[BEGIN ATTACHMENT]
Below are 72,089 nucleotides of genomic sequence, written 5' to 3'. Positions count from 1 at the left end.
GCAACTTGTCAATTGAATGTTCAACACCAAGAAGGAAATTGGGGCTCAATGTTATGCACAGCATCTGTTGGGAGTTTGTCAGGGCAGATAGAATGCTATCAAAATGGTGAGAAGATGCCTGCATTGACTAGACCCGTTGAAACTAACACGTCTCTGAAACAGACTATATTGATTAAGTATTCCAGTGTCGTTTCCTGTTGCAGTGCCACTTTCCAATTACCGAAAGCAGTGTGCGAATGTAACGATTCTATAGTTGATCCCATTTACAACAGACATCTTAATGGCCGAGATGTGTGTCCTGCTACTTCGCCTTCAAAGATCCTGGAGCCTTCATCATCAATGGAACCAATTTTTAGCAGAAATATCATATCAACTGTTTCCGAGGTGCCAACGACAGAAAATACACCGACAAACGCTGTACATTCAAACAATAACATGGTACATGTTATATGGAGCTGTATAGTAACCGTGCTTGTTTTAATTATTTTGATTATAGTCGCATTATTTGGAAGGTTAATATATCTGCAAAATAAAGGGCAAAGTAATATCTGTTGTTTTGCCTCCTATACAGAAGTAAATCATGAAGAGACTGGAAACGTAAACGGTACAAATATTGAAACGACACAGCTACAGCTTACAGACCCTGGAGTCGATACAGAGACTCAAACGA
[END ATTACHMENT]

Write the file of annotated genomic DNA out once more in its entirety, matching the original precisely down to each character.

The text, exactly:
Below are 72,089 nucleotides of genomic sequence, written 5' to 3'. Positions count from 1 at the left end.
GCAACTTGTCAATTGAATGTTCAACACCAAGAAGGAAATTGGGGCTCAATGTTATGCACAGCATCTGTTGGGAGTTTGTCAGGGCAGATAGAATGCTATCAAAATGGTGAGAAGATGCCTGCATTGACTAGACCCGTTGAAACTAACACGTCTCTGAAACAGACTATATTGATTAAGTATTCCAGTGTCGTTTCCTGTTGCAGTGCCACTTTCCAATTACCGAAAGCAGTGTGCGAATGTAACGATTCTATAGTTGATCCCATTTACAACAGACATCTTAATGGCCGAGATGTGTGTCCTGCTACTTCGCCTTCAAAGATCCTGGAGCCTTCATCATCAATGGAACCAATTTTTAGCAGAAATATCATATCAACTGTTTCCGAGGTGCCAACGACAGAAAATACACCGACAAACGCTGTACATTCAAACAATAACATGGTACATGTTATATGGAGCTGTATAGTAACCGTGCTTGTTTTAATTATTTTGATTATAGTCGCATTATTTGGAAGGTTAATATATCTGCAAAATAAAGGGCAAAGTAATATCTGTTGTTTTGCCTCCTATACAGAAGTAAATCATGAAGAGACTGGAAACGTAAACGGTACAAATATTGAAACGACACAGCTACAGCTTACAGACCCTGGAGTCGATACAGAGACTCAAACGA